- Dick's Sporting Goods CEO Ed Stack said the company is removing guns from 125 of its stores
- Last year it had stopped selling guns in 10 stores as a test
- The company's shares fell 11.2 percent in Tuesday trading
Dick's Sporting Goods said Tuesday that it's removing guns from 125 of its stores, further cutting back from the category after the Parkland, Florida, school shooting led to policy changes at the company.
The sporting goods retailer stopped selling guns in 10 stores last year to test how they perform. Now, the store has decided to remove firearms from 125 additional stores after seeing positive sales. Dick's has over 700 stores in the U.S.
The retailer is planning to regionalize its store strategy by replacing hunting goods where they underperform with better-selling merchandise, like apparel, athletic footwear or outdoor equipment. Dick's CEO Ed Stack said in Tuesday's earnings call with analysts that he's looking into categories that are "based on the needs of that particular market."
Stack said the changes will be completed late this year and that the company is considering a multiyear initiative depending on how the stores perform.
"If it goes as well as expected, we would probably take another batch of stores next year," Stack said in Tuesday's earnings call.
A lackluster earnings report
The announcement came after a dip in fourth-quarter sales and a soft profit forecast Tuesday morning sent Dick's stock tumbling. Shares in the sporting goods store fell 11.2 percent in Tuesday trading to close at $34.61.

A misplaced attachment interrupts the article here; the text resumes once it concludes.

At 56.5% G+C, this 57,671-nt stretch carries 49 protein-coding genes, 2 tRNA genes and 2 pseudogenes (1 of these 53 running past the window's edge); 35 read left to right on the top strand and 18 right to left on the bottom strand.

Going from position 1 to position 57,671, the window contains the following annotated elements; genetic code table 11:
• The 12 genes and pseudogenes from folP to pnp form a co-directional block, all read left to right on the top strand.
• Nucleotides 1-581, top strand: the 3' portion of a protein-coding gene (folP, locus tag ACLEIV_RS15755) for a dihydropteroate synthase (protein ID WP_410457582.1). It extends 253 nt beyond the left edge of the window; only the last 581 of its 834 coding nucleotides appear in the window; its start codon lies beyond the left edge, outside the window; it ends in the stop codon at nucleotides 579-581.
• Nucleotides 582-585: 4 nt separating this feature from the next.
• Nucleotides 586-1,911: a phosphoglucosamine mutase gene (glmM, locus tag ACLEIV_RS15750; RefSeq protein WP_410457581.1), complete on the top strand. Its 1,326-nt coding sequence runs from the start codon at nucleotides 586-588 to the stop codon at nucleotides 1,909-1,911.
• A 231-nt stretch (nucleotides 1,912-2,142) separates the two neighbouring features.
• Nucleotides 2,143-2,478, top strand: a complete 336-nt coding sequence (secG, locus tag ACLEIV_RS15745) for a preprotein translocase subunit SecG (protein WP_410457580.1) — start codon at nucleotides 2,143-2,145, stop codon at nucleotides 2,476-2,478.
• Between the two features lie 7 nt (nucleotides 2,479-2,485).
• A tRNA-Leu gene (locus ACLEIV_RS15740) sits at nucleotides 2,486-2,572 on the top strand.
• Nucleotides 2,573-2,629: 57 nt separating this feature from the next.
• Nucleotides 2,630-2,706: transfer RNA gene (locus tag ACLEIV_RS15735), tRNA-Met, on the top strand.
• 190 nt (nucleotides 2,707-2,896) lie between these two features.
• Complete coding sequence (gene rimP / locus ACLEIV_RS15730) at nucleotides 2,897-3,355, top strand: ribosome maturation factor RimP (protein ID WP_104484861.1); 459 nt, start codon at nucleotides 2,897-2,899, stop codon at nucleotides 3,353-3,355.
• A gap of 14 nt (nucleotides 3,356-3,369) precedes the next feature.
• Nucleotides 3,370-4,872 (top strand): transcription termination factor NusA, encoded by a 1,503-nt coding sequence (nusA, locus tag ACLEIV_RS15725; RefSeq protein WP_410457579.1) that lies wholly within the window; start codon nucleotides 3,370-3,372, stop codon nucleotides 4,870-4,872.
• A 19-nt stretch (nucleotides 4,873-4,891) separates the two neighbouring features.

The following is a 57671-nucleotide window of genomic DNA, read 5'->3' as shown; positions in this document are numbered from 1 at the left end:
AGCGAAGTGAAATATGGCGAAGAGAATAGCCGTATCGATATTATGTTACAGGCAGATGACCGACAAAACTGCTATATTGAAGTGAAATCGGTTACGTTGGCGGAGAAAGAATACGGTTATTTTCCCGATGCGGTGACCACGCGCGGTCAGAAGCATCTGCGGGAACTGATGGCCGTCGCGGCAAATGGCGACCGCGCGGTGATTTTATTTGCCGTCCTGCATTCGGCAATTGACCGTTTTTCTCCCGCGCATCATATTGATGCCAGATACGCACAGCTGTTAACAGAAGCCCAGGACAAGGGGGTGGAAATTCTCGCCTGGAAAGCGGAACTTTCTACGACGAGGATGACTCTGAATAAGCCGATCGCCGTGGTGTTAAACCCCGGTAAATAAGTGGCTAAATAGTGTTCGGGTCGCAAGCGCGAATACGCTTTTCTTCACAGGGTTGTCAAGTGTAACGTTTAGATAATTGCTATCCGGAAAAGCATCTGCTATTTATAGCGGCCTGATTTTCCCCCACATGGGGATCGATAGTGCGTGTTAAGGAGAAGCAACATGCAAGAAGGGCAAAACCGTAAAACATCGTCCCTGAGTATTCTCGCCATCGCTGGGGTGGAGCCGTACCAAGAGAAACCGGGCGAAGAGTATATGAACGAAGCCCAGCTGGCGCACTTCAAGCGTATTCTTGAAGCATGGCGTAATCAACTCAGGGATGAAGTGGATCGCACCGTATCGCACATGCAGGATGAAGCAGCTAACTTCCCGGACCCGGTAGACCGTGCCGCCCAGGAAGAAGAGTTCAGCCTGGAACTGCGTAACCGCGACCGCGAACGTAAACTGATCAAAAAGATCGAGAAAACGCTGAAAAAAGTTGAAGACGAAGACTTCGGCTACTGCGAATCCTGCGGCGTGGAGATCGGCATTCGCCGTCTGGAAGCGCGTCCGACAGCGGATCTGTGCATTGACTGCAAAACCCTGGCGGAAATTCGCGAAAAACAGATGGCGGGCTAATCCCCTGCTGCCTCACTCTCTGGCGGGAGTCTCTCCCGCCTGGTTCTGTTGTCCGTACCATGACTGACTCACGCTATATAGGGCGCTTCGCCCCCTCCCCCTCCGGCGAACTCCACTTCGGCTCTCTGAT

Dick's reported net income of nearly $103 million, down from $116 million the year before. The report met Wall Street expectations of $1.07 earnings per share, according to analysts surveyed by Zacks Investment Research.
The Coraopolis, Pennsylvania-based company also posted revenue of $2.49 billion in the period, exceeding Street forecasts. Seven analysts surveyed by Zacks expected $2.48 billion. But that was down from $2.66 billion a year earlier.
Regardless, sales at stores opened at least a year, a key measure for retailers, fell just over 2 percent.
Drag from firearms business
Stack made a public decision to stop selling guns to customers under 21 and to stop selling assault-style weapons after the Parkland high school shooting last February. The store had legally sold a shotgun to Parkland school shooter Nikolas Cruz in 2017, although the particular gun wasn't used in the shooting.
The new company policy sparked a backlash from gun advocates among its consumers, making the already flagging sector a drag on the retailer. In its annual earnings report, the company noted that its hunting and electronics categories together led the drop in same-store sales.
"If they were to remove the hunting category, they would not lose as much as they would gain in other categories," said Joseph Feldman, senior managing director at Telsey Advisory Group.
Dick's also said it's planning to enhance store experiences and focus on online sales.
— The Associated Press contributed to this report
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